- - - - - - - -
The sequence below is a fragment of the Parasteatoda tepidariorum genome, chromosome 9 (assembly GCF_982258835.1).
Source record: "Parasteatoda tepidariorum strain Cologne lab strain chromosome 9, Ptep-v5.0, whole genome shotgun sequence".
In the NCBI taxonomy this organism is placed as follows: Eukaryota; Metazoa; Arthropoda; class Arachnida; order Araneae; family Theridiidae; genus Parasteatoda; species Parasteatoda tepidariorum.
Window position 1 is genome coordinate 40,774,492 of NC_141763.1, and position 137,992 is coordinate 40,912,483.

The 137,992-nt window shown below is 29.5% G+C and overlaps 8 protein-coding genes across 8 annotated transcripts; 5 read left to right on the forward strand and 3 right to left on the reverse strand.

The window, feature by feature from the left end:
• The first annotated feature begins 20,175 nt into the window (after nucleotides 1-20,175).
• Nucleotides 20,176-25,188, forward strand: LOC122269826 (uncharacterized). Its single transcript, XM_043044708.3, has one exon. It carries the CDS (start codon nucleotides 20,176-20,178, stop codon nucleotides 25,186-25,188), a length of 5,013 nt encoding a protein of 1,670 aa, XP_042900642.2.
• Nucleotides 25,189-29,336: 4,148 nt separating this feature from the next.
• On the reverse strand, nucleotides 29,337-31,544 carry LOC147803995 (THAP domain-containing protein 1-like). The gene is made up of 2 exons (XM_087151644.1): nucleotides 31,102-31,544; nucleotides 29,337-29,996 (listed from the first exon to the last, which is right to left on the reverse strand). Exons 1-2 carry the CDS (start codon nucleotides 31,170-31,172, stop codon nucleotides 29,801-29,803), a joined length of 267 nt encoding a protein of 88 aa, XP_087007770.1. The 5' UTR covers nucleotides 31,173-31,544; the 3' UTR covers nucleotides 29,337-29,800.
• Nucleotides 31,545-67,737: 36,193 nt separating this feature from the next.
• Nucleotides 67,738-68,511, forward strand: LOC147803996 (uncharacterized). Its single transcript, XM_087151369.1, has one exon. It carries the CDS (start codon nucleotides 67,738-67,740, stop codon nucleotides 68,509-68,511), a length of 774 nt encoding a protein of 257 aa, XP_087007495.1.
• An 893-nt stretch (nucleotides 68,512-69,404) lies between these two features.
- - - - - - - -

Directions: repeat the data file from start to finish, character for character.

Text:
The sequence below is a fragment of the Parasteatoda tepidariorum genome, chromosome 9 (assembly GCF_982258835.1).
Source record: "Parasteatoda tepidariorum strain Cologne lab strain chromosome 9, Ptep-v5.0, whole genome shotgun sequence".
In the NCBI taxonomy this organism is placed as follows: Eukaryota; Metazoa; Arthropoda; class Arachnida; order Araneae; family Theridiidae; genus Parasteatoda; species Parasteatoda tepidariorum.
Window position 1 is genome coordinate 40,774,492 of NC_141763.1, and position 137,992 is coordinate 40,912,483.

The 137,992-nt window shown below is 29.5% G+C and overlaps 8 protein-coding genes across 8 annotated transcripts; 5 read left to right on the forward strand and 3 right to left on the reverse strand.

The window, feature by feature from the left end:
• The first annotated feature begins 20,175 nt into the window (after nucleotides 1-20,175).
• Nucleotides 20,176-25,188, forward strand: LOC122269826 (uncharacterized). Its single transcript, XM_043044708.3, has one exon. It carries the CDS (start codon nucleotides 20,176-20,178, stop codon nucleotides 25,186-25,188), a length of 5,013 nt encoding a protein of 1,670 aa, XP_042900642.2.
• Nucleotides 25,189-29,336: 4,148 nt separating this feature from the next.
• On the reverse strand, nucleotides 29,337-31,544 carry LOC147803995 (THAP domain-containing protein 1-like). The gene is made up of 2 exons (XM_087151644.1): nucleotides 31,102-31,544; nucleotides 29,337-29,996 (listed from the first exon to the last, which is right to left on the reverse strand). Exons 1-2 carry the CDS (start codon nucleotides 31,170-31,172, stop codon nucleotides 29,801-29,803), a joined length of 267 nt encoding a protein of 88 aa, XP_087007770.1. The 5' UTR covers nucleotides 31,173-31,544; the 3' UTR covers nucleotides 29,337-29,800.
• Nucleotides 31,545-67,737: 36,193 nt separating this feature from the next.
• Nucleotides 67,738-68,511, forward strand: LOC147803996 (uncharacterized). Its single transcript, XM_087151369.1, has one exon. It carries the CDS (start codon nucleotides 67,738-67,740, stop codon nucleotides 68,509-68,511), a length of 774 nt encoding a protein of 257 aa, XP_087007495.1.
• An 893-nt stretch (nucleotides 68,512-69,404) lies between these two features.